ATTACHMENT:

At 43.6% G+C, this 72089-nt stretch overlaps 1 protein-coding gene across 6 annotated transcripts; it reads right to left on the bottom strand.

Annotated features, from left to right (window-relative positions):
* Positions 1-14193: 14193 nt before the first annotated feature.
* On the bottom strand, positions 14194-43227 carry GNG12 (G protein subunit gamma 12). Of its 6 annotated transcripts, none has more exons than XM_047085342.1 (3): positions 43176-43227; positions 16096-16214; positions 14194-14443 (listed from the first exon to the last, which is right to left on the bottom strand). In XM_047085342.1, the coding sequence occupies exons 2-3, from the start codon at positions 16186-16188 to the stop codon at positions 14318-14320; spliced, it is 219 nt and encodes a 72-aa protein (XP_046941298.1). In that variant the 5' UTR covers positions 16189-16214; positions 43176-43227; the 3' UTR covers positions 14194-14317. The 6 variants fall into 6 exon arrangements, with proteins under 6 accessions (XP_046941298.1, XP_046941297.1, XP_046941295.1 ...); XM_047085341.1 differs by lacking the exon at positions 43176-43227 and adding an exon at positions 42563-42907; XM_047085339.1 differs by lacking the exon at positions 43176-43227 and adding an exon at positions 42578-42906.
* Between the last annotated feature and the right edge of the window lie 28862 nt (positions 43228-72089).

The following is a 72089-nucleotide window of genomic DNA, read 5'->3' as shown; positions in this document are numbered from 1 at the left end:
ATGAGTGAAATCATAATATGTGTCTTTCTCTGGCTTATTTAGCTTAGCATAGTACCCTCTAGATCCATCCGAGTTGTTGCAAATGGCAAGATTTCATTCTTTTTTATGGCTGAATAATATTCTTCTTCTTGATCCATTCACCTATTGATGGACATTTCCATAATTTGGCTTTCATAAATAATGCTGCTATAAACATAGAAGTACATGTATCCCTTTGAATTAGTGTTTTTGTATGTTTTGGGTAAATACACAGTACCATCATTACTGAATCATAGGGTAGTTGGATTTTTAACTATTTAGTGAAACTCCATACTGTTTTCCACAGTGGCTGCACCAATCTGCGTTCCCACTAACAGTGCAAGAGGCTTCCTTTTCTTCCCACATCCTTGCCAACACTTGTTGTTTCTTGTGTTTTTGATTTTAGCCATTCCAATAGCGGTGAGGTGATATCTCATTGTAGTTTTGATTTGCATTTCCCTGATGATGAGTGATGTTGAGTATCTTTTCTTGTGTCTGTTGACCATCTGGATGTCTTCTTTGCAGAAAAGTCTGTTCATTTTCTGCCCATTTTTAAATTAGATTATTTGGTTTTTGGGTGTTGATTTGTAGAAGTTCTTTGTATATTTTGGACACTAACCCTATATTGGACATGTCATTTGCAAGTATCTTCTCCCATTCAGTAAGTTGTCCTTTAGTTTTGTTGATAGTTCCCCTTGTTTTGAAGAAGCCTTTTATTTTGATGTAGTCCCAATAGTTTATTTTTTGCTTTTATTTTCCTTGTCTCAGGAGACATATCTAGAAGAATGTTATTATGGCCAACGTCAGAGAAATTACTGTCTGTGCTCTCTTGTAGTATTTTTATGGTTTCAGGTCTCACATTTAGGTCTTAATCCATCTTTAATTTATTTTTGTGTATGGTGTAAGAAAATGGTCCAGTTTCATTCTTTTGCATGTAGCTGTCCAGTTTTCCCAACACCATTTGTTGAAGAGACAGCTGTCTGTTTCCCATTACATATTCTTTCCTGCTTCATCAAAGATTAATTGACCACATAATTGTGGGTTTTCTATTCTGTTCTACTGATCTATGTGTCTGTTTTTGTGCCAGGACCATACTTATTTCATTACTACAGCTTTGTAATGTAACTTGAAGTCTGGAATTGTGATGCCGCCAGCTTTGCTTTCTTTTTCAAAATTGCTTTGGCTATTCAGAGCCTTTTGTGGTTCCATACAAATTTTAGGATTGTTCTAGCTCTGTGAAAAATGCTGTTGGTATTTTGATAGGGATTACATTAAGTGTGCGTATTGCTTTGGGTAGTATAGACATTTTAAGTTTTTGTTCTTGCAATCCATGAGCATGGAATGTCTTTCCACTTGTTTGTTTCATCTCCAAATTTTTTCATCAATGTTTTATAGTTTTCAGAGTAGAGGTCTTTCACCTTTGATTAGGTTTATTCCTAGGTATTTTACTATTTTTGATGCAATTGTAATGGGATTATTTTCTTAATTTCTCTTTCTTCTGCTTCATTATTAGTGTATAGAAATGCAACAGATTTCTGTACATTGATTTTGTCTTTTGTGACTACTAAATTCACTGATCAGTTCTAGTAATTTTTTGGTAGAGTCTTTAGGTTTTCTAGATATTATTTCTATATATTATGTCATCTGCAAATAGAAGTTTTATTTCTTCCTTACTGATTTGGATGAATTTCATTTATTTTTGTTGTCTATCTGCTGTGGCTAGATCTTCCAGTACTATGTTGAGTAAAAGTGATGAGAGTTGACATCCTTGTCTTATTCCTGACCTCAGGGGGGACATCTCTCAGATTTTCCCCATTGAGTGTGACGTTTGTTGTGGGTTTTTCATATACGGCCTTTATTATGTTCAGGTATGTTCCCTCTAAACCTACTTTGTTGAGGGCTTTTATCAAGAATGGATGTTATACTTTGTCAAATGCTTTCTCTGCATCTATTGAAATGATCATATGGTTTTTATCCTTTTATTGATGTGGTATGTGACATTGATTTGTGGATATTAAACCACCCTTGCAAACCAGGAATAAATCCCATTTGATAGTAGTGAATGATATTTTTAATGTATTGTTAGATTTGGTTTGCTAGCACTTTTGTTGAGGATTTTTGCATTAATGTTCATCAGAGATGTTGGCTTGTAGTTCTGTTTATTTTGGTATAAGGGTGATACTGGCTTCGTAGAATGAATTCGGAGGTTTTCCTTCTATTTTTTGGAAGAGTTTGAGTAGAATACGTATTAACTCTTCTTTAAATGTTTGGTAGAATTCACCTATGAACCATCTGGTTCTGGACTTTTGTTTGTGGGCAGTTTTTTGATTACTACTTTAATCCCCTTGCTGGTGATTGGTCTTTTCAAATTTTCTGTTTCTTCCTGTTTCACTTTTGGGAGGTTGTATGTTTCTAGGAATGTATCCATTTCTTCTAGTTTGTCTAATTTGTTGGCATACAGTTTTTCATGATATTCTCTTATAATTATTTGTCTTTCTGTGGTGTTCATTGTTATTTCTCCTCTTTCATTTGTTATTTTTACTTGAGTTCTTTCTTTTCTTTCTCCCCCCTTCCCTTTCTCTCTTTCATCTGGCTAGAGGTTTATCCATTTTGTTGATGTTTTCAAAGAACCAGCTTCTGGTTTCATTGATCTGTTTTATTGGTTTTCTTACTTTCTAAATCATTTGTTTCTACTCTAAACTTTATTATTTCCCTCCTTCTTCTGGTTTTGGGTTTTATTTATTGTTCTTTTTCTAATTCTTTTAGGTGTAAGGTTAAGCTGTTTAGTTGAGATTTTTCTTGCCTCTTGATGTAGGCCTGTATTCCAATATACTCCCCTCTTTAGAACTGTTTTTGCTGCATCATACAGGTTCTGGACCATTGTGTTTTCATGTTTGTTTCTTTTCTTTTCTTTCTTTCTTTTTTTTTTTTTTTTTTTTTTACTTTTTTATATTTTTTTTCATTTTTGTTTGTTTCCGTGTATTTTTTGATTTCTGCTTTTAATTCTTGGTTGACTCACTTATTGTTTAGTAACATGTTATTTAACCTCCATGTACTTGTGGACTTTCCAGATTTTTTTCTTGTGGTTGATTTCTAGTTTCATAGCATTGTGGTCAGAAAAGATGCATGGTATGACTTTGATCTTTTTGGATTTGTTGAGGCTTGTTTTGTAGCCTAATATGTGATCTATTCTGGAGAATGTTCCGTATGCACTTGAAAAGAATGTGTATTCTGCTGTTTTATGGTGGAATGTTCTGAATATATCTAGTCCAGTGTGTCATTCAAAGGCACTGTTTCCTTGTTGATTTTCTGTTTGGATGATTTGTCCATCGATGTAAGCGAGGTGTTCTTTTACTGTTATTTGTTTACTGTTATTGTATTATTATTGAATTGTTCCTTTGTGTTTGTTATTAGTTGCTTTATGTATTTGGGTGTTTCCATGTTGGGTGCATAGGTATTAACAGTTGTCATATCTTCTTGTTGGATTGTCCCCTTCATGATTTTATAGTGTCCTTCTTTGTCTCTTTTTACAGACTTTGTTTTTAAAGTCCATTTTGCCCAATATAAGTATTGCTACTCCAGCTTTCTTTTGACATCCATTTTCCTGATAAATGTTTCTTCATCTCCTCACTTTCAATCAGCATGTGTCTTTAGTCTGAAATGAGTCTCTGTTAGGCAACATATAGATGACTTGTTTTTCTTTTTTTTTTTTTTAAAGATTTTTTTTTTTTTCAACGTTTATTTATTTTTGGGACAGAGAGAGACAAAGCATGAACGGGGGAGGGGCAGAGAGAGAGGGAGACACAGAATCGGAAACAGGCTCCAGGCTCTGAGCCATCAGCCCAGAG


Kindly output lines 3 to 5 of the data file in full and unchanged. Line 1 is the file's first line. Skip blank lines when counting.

* Positions 1-14193: 14193 nt before the first annotated feature.
* On the bottom strand, positions 14194-43227 carry GNG12 (G protein subunit gamma 12). Of its 6 annotated transcripts, none has more exons than XM_047085342.1 (3): positions 43176-43227; positions 16096-16214; positions 14194-14443 (listed from the first exon to the last, which is right to left on the bottom strand). In XM_047085342.1, the coding sequence occupies exons 2-3, from the start codon at positions 16186-16188 to the stop codon at positions 14318-14320; spliced, it is 219 nt and encodes a 72-aa protein (XP_046941298.1). In that variant the 5' UTR covers positions 16189-16214; positions 43176-43227; the 3' UTR covers positions 14194-14317. The 6 variants fall into 6 exon arrangements, with proteins under 6 accessions (XP_046941298.1, XP_046941297.1, XP_046941295.1 ...); XM_047085341.1 differs by lacking the exon at positions 43176-43227 and adding an exon at positions 42563-42907; XM_047085339.1 differs by lacking the exon at positions 43176-43227 and adding an exon at positions 42578-42906.
* Between the last annotated feature and the right edge of the window lie 28862 nt (positions 43228-72089).